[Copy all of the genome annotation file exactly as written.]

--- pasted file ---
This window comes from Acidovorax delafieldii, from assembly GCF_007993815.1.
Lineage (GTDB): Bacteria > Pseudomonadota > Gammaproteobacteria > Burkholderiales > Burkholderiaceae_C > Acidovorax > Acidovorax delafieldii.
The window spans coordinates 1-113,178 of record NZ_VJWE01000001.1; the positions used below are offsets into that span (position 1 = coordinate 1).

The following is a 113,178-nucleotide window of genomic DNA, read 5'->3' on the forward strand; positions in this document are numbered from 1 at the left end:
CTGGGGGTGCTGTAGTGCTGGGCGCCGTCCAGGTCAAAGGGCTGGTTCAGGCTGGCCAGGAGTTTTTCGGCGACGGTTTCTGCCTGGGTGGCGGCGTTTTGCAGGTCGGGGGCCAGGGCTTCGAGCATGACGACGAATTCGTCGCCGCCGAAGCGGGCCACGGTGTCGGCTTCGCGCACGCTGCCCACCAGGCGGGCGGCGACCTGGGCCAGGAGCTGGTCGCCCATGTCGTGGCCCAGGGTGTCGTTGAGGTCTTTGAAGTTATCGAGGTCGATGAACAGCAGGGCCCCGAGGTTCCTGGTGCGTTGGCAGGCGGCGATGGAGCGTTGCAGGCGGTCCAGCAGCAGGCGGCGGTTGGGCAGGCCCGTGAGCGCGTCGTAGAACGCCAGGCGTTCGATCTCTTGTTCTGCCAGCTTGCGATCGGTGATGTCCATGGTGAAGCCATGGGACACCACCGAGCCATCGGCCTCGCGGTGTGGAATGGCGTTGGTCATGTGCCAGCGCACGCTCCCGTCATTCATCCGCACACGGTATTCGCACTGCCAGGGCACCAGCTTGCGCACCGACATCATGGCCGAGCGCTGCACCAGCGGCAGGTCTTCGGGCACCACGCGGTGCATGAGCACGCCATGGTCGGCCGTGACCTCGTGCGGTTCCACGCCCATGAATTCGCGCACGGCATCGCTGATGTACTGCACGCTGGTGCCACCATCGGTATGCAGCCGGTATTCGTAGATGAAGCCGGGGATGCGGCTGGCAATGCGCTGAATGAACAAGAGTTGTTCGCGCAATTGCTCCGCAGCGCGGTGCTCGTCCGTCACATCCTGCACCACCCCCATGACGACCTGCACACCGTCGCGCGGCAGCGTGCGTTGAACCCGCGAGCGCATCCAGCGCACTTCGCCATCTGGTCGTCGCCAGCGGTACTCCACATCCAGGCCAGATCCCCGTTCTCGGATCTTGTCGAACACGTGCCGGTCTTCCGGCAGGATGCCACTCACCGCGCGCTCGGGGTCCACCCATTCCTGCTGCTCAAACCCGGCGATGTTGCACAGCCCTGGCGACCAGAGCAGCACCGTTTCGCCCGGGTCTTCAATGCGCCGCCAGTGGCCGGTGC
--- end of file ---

This window comes from Acidovorax delafieldii, from assembly GCF_007993815.1.
Lineage (GTDB): Bacteria > Pseudomonadota > Gammaproteobacteria > Burkholderiales > Burkholderiaceae_C > Acidovorax > Acidovorax delafieldii.
The window spans coordinates 1-113,178 of record NZ_VJWE01000001.1; the positions used below are offsets into that span (position 1 = coordinate 1).

The following is a 113,178-nucleotide window of genomic DNA, read 5'->3' on the forward strand; positions in this document are numbered from 1 at the left end:
CTGGGGGTGCTGTAGTGCTGGGCGCCGTCCAGGTCAAAGGGCTGGTTCAGGCTGGCCAGGAGTTTTTCGGCGACGGTTTCTGCCTGGGTGGCGGCGTTTTGCAGGTCGGGGGCCAGGGCTTCGAGCATGACGACGAATTCGTCGCCGCCGAAGCGGGCCACGGTGTCGGCTTCGCGCACGCTGCCCACCAGGCGGGCGGCGACCTGGGCCAGGAGCTGGTCGCCCATGTCGTGGCCCAGGGTGTCGTTGAGGTCTTTGAAGTTATCGAGGTCGATGAACAGCAGGGCCCCGAGGTTCCTGGTGCGTTGGCAGGCGGCGATGGAGCGTTGCAGGCGGTCCAGCAGCAGGCGGCGGTTGGGCAGGCCCGTGAGCGCGTCGTAGAACGCCAGGCGTTCGATCTCTTGTTCTGCCAGCTTGCGATCGGTGATGTCCATGGTGAAGCCATGGGACACCACCGAGCCATCGGCCTCGCGGTGTGGAATGGCGTTGGTCATGTGCCAGCGCACGCTCCCGTCATTCATCCGCACACGGTATTCGCACTGCCAGGGCACCAGCTTGCGCACCGACATCATGGCCGAGCGCTGCACCAGCGGCAGGTCTTCGGGCACCACGCGGTGCATGAGCACGCCATGGTCGGCCGTGACCTCGTGCGGTTCCACGCCCATGAATTCGCGCACGGCATCGCTGATGTACTGCACGCTGGTGCCACCATCGGTATGCAGCCGGTATTCGTAGATGAAGCCGGGGATGCGGCTGGCAATGCGCTGAATGAACAAGAGTTGTTCGCGCAATTGCTCCGCAGCGCGGTGCTCGTCCGTCACATCCTGCACCACCCCCATGACGACCTGCACACCGTCGCGCGGCAGCGTGCGTTGAACCCGCGAGCGCATCCAGCGCACTTCGCCATCTGGTCGTCGCCAGCGGTACTCCACATCCAGGCCAGATCCCCGTTCTCGGATCTTGTCGAACACGTGCCGGTCTTCCGGCAGGATGCCACTCACCGCGCGCTCGGGGTCCACCCATTCCTGCTGCTCAAACCCGGCGATGTTGCACAGCCCTGGCGACCAGAGCAGCACCGTTTCGCCCGGGTCTTCAATGCGCCGCCAGTGGCCGGTGC